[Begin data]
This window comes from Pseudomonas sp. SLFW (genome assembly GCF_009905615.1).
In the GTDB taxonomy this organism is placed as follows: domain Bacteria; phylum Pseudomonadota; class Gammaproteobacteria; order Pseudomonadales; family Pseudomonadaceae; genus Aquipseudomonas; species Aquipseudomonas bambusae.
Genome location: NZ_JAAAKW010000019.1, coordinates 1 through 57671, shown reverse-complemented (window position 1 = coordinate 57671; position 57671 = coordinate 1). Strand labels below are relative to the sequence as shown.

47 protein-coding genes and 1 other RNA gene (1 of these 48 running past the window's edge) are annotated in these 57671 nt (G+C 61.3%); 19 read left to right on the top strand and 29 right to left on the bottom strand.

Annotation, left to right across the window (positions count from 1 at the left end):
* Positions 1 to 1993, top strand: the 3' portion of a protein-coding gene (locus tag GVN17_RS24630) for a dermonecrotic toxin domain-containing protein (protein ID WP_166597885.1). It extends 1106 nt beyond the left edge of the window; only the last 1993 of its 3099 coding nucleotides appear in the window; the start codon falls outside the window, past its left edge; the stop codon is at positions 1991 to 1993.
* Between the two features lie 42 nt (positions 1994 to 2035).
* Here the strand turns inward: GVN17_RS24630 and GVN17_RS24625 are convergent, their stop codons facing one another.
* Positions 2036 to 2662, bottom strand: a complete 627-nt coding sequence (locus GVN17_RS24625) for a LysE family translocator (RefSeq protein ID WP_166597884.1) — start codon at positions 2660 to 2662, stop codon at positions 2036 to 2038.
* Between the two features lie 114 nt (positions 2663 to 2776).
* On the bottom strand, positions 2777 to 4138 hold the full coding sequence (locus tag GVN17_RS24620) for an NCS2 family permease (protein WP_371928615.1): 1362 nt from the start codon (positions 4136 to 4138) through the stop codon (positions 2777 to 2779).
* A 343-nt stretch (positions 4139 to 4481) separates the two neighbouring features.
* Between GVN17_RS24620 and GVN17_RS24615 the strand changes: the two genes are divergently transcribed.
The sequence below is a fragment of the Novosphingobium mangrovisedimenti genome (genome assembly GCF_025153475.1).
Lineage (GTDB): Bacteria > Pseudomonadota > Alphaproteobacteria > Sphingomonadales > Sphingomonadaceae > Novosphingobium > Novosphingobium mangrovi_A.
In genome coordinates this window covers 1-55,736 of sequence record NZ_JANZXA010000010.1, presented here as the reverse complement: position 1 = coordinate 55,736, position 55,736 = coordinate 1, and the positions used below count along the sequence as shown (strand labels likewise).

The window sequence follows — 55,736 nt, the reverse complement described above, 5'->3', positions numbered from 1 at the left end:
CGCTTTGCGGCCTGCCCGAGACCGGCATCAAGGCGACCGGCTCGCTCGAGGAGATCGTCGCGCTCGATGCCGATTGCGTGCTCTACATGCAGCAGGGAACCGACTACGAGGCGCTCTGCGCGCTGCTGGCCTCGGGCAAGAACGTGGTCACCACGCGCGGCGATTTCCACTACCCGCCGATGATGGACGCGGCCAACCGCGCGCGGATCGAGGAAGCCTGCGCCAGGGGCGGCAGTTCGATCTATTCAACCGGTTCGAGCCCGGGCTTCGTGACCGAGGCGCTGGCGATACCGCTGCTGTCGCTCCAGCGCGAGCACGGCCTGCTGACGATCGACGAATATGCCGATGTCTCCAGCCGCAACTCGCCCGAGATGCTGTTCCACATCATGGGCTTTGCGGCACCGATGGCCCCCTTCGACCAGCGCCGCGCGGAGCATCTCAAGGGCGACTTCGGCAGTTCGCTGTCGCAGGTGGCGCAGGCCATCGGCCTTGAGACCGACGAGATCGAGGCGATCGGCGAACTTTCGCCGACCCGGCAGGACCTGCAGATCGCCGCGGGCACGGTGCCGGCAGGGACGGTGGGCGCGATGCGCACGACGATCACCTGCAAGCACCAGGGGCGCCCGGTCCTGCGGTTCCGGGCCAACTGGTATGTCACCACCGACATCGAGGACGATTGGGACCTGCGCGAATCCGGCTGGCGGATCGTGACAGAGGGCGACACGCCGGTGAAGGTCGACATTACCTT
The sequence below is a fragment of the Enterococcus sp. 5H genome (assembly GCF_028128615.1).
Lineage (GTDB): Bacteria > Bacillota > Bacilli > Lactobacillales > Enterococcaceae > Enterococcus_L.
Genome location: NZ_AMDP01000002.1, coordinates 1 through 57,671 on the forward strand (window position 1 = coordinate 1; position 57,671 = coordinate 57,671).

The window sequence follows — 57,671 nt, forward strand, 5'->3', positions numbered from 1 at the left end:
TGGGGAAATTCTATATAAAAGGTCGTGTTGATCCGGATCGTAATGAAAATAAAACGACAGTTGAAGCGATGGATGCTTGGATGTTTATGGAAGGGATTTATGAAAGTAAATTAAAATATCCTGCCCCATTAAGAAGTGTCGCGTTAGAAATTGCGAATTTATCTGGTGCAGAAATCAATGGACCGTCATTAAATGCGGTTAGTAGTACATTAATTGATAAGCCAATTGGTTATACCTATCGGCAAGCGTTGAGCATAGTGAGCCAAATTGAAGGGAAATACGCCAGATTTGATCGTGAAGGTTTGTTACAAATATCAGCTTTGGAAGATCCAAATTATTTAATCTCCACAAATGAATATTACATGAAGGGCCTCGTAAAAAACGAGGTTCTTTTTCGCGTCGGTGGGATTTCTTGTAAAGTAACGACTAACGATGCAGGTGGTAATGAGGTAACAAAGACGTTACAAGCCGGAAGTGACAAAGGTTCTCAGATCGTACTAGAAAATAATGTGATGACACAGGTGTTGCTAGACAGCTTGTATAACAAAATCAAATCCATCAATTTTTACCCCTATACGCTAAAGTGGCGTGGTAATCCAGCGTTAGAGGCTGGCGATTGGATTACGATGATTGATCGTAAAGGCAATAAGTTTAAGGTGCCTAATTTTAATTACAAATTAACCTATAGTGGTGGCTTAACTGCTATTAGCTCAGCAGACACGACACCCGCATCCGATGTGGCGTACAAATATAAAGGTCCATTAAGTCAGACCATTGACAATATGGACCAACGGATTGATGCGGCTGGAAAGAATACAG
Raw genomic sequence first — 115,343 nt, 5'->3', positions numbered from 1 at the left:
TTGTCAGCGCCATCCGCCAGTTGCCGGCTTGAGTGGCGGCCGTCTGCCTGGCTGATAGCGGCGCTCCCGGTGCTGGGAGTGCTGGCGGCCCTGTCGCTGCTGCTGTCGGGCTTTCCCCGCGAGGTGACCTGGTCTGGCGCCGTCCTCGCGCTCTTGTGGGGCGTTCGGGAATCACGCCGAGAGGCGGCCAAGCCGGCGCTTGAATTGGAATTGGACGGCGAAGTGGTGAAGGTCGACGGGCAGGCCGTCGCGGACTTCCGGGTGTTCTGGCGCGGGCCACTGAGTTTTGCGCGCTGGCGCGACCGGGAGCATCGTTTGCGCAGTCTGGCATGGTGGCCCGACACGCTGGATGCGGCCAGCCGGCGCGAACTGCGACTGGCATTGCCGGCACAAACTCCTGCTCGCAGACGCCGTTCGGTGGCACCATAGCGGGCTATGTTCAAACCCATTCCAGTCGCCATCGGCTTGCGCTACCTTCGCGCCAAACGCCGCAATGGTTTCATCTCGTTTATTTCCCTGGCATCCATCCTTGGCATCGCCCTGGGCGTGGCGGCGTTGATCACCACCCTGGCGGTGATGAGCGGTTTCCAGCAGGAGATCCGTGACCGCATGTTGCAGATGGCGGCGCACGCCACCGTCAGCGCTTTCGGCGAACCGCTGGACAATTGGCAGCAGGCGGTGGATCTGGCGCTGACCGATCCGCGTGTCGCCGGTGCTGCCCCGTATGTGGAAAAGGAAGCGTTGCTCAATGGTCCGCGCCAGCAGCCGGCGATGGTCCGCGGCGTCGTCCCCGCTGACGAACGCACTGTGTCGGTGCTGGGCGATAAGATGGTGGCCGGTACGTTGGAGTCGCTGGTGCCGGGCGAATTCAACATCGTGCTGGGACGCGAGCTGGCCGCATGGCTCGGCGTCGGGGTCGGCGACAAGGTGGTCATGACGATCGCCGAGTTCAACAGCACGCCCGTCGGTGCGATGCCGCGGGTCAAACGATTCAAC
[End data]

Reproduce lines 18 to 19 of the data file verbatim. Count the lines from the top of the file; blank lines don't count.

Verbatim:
CGCTTTGCGGCCTGCCCGAGACCGGCATCAAGGCGACCGGCTCGCTCGAGGAGATCGTCGCGCTCGATGCCGATTGCGTGCTCTACATGCAGCAGGGAACCGACTACGAGGCGCTCTGCGCGCTGCTGGCCTCGGGCAAGAACGTGGTCACCACGCGCGGCGATTTCCACTACCCGCCGATGATGGACGCGGCCAACCGCGCGCGGATCGAGGAAGCCTGCGCCAGGGGCGGCAGTTCGATCTATTCAACCGGTTCGAGCCCGGGCTTCGTGACCGAGGCGCTGGCGATACCGCTGCTGTCGCTCCAGCGCGAGCACGGCCTGCTGACGATCGACGAATATGCCGATGTCTCCAGCCGCAACTCGCCCGAGATGCTGTTCCACATCATGGGCTTTGCGGCACCGATGGCCCCCTTCGACCAGCGCCGCGCGGAGCATCTCAAGGGCGACTTCGGCAGTTCGCTGTCGCAGGTGGCGCAGGCCATCGGCCTTGAGACCGACGAGATCGAGGCGATCGGCGAACTTTCGCCGACCCGGCAGGACCTGCAGATCGCCGCGGGCACGGTGCCGGCAGGGACGGTGGGCGCGATGCGCACGACGATCACCTGCAAGCACCAGGGGCGCCCGGTCCTGCGGTTCCGGGCCAACTGGTATGTCACCACCGACATCGAGGACGATTGGGACCTGCGCGAATCCGGCTGGCGGATCGTGACAGAGGGCGACACGCCGGTGAAGGTCGACATTACCTT
The sequence below is a fragment of the Enterococcus sp. 5H genome (assembly GCF_028128615.1).